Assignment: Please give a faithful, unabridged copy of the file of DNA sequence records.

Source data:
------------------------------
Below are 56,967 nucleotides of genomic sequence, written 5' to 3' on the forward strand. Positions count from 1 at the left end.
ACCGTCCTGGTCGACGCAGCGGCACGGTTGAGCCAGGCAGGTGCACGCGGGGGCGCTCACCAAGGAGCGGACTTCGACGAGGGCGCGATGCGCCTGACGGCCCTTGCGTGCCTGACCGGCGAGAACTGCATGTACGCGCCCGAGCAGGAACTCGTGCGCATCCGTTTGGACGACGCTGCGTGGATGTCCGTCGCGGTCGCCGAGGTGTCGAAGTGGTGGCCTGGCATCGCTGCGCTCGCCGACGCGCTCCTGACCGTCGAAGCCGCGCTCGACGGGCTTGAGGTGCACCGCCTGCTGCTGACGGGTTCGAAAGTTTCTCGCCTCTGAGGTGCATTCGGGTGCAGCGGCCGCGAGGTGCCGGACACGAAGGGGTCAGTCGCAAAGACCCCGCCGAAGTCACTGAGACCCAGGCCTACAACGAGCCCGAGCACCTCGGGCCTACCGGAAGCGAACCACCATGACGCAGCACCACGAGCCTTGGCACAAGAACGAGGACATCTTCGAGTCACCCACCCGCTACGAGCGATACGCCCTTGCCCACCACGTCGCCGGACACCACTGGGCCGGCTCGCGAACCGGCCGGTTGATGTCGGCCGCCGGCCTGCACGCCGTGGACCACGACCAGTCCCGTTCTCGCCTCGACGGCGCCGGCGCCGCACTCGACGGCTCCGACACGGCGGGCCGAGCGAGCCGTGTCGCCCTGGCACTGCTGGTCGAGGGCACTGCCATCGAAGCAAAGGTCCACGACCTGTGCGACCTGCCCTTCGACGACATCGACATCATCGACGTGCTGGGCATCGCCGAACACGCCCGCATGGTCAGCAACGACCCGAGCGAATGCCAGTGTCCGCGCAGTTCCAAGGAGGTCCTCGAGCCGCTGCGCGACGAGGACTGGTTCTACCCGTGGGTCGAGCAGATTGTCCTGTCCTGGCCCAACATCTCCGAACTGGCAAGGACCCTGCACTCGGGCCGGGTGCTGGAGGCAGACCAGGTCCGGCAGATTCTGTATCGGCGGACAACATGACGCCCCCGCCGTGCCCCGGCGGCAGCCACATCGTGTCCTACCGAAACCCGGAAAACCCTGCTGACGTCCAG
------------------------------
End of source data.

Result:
Below are 56,967 nucleotides of genomic sequence, written 5' to 3' on the forward strand. Positions count from 1 at the left end.
ACCGTCCTGGTCGACGCAGCGGCACGGTTGAGCCAGGCAGGTGCACGCGGGGGCGCTCACCAAGGAGCGGACTTCGACGAGGGCGCGATGCGCCTGACGGCCCTTGCGTGCCTGACCGGCGAGAACTGCATGTACGCGCCCGAGCAGGAACTCGTGCGCATCCGTTTGGACGACGCTGCGTGGATGTCCGTCGCGGTCGCCGAGGTGTCGAAGTGGTGGCCTGGCATCGCTGCGCTCGCCGACGCGCTCCTGACCGTCGAAGCCGCGCTCGACGGGCTTGAGGTGCACCGCCTGCTGCTGACGGGTTCGAAAGTTTCTCGCCTCTGAGGTGCATTCGGGTGCAGCGGCCGCGAGGTGCCGGACACGAAGGGGTCAGTCGCAAAGACCCCGCCGAAGTCACTGAGACCCAGGCCTACAACGAGCCCGAGCACCTCGGGCCTACCGGAAGCGAACCACCATGACGCAGCACCACGAGCCTTGGCACAAGAACGAGGACATCTTCGAGTCACCCACCCGCTACGAGCGATACGCCCTTGCCCACCACGTCGCCGGACACCACTGGGCCGGCTCGCGAACCGGCCGGTTGATGTCGGCCGCCGGCCTGCACGCCGTGGACCACGACCAGTCCCGTTCTCGCCTCGACGGCGCCGGCGCCGCACTCGACGGCTCCGACACGGCGGGCCGAGCGAGCCGTGTCGCCCTGGCACTGCTGGTCGAGGGCACTGCCATCGAAGCAAAGGTCCACGACCTGTGCGACCTGCCCTTCGACGACATCGACATCATCGACGTGCTGGGCATCGCCGAACACGCCCGCATGGTCAGCAACGACCCGAGCGAATGCCAGTGTCCGCGCAGTTCCAAGGAGGTCCTCGAGCCGCTGCGCGACGAGGACTGGTTCTACCCGTGGGTCGAGCAGATTGTCCTGTCCTGGCCCAACATCTCCGAACTGGCAAGGACCCTGCACTCGGGCCGGGTGCTGGAGGCAGACCAGGTCCGGCAGATTCTGTATCGGCGGACAACATGACGCCCCCGCCGTGCCCCGGCGGCAGCCACATCGTGTCCTACCGAAACCCGGAAAACCCTGCTGACGTCCAG